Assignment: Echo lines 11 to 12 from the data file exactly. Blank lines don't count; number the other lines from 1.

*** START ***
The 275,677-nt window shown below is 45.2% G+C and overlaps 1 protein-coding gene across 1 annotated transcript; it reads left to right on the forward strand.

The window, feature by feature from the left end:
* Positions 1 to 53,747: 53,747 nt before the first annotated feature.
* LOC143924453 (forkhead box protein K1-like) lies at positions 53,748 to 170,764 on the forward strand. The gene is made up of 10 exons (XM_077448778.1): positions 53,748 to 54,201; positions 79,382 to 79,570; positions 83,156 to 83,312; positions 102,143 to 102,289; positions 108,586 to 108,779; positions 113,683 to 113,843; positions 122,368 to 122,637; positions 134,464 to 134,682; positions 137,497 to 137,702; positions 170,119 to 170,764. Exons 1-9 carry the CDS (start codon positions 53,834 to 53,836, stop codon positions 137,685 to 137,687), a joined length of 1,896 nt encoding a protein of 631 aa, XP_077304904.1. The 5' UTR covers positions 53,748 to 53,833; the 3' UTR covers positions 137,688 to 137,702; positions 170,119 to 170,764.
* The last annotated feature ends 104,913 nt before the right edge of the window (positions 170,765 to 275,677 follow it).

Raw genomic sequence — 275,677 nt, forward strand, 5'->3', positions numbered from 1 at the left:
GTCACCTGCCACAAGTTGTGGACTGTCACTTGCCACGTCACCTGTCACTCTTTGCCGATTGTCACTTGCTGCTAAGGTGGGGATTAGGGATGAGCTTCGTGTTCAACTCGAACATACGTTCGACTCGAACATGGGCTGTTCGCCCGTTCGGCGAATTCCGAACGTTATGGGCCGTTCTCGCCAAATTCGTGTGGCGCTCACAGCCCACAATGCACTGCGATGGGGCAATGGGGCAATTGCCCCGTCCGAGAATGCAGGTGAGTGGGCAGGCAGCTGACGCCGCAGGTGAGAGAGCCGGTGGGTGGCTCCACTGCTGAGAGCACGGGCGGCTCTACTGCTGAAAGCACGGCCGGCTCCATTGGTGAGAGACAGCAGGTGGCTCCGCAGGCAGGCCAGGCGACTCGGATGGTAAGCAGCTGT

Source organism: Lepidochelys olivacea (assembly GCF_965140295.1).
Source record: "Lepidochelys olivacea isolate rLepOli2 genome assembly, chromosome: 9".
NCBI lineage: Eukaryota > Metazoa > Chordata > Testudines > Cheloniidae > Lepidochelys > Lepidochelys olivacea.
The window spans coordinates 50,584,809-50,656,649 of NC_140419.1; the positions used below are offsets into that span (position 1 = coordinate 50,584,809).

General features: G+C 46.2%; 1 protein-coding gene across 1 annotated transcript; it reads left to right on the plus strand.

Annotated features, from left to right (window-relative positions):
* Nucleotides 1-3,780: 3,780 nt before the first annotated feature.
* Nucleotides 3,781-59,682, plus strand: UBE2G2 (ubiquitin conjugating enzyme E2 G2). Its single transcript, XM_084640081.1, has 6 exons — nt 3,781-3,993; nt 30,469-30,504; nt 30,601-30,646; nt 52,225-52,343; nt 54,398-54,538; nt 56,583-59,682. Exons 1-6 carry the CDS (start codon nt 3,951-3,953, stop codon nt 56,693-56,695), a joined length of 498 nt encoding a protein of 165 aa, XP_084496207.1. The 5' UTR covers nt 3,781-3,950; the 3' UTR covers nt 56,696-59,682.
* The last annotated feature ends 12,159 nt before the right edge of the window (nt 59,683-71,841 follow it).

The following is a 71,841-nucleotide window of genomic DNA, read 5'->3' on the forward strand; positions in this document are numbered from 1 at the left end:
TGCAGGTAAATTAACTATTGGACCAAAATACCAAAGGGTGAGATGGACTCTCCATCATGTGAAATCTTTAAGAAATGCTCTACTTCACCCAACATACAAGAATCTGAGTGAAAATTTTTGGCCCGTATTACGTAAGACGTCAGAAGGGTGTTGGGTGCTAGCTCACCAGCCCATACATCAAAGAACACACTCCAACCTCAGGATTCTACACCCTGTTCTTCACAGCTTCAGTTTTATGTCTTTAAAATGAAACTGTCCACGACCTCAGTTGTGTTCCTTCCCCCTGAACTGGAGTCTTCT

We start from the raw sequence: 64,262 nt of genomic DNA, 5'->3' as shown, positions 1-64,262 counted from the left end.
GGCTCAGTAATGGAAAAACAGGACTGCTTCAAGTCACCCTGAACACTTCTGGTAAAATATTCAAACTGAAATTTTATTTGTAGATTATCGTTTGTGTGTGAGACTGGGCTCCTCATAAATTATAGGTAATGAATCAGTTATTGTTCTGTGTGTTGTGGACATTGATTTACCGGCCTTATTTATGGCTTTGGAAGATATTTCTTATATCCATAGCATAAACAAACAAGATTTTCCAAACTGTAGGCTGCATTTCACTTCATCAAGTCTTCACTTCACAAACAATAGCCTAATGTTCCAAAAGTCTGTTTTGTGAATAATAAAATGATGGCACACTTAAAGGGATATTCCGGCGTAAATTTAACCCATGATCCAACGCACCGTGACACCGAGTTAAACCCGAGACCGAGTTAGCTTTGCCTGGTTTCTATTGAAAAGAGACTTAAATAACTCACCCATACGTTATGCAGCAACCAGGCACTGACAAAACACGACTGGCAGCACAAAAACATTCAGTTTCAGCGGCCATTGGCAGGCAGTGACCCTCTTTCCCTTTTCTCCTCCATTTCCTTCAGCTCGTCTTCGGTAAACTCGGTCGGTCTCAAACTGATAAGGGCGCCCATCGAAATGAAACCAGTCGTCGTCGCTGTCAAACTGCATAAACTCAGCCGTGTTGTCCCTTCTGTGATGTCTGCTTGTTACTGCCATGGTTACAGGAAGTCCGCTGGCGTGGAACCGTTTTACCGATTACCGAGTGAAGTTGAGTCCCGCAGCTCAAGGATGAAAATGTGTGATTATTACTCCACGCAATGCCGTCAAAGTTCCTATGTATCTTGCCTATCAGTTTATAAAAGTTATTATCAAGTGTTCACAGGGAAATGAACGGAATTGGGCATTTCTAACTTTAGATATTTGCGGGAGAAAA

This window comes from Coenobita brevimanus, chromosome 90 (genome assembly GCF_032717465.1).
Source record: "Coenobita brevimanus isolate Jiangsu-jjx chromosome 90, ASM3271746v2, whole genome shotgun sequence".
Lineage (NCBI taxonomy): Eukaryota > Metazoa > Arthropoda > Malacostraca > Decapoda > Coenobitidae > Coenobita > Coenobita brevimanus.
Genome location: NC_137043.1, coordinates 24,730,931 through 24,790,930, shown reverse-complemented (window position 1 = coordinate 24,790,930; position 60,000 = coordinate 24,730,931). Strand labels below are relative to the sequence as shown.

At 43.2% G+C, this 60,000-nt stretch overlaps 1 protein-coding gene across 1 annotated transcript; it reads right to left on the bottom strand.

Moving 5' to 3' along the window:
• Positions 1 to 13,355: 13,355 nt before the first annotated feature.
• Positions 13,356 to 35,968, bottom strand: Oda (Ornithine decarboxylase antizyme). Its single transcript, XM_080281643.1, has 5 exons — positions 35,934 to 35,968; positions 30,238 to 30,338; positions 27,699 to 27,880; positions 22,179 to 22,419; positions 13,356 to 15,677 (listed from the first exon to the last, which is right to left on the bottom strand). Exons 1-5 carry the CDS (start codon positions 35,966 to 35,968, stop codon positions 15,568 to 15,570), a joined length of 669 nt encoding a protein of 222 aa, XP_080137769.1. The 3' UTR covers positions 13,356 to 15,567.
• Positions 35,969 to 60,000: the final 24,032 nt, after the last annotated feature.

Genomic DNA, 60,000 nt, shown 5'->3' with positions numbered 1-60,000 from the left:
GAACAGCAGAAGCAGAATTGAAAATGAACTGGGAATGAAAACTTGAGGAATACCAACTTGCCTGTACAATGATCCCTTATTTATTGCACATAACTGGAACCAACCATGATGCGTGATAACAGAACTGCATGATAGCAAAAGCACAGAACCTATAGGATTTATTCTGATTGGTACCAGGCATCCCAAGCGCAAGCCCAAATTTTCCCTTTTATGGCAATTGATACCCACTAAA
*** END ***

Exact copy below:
The window spans coordinates 50,584,809-50,656,649 of NC_140419.1; the positions used below are offsets into that span (position 1 = coordinate 50,584,809).

General features: G+C 46.2%; 1 protein-coding gene across 1 annotated transcript; it reads left to right on the plus strand.